The present invention is aimed at improving convenience and effectiveness of the mountings of electronic devices in relation to heat sinks, and, in particular, at effecting economies and efficiency in the manufacture and assembly of such combinations and enabling them to form exceptionally sound low-conductivity thermal couplings. In one preferred embodiment, selected surfaces of a metal heat sink, opposite which are to be disposed the complementary surfaces of an electronic semiconductor device from which heat is to be withdrawn, are overlaid by a thin sheet of crushable expanded-graphite material, and the minute interstitial spaces along the interfacing between that material and the heat sink are filled by an exceedingly thin coating bonded to both the sheet and heat sink. A coating material such as paraffin adheres well to the graphite sheet and metal heat sink and holds the sheet in place mechanically, as well as serving to improve heat-transfer characteristics. A like coating on the opposite side of the sheet merges with the complementary surfaces of the semiconductor device when it is bolted or otherwise firmly clamped in place. In instances when the heat sink and semiconductor device should be electrically insulated, a thin insulating plastic film is sandwiched between two such expanded-graphite sheets, bonded in place between like exceedingly-thin coatings of the bonding-and-filling material.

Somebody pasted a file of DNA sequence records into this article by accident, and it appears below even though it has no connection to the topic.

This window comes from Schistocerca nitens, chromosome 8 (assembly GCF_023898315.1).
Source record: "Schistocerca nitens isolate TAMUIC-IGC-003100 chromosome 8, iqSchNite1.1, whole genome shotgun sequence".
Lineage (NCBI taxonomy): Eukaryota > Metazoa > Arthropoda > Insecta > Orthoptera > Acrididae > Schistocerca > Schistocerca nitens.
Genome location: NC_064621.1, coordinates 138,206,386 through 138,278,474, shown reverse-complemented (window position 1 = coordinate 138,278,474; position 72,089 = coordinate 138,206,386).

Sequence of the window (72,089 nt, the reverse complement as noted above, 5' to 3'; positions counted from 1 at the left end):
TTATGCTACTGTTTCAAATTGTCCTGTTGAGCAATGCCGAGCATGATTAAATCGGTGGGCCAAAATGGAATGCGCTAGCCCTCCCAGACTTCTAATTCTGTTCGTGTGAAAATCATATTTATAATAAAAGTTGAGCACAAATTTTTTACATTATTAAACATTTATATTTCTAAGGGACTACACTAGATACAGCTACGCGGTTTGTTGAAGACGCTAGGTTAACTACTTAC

Accordingly, it is one of the objects of this invention to provide novel and improved thermal-pad mountings for promoting highly effective transfer of heat from electronic semiconductor devices to heat sinks, the pads comprising readily-handled crushable sheets consisting essentially of expanded graphite particles.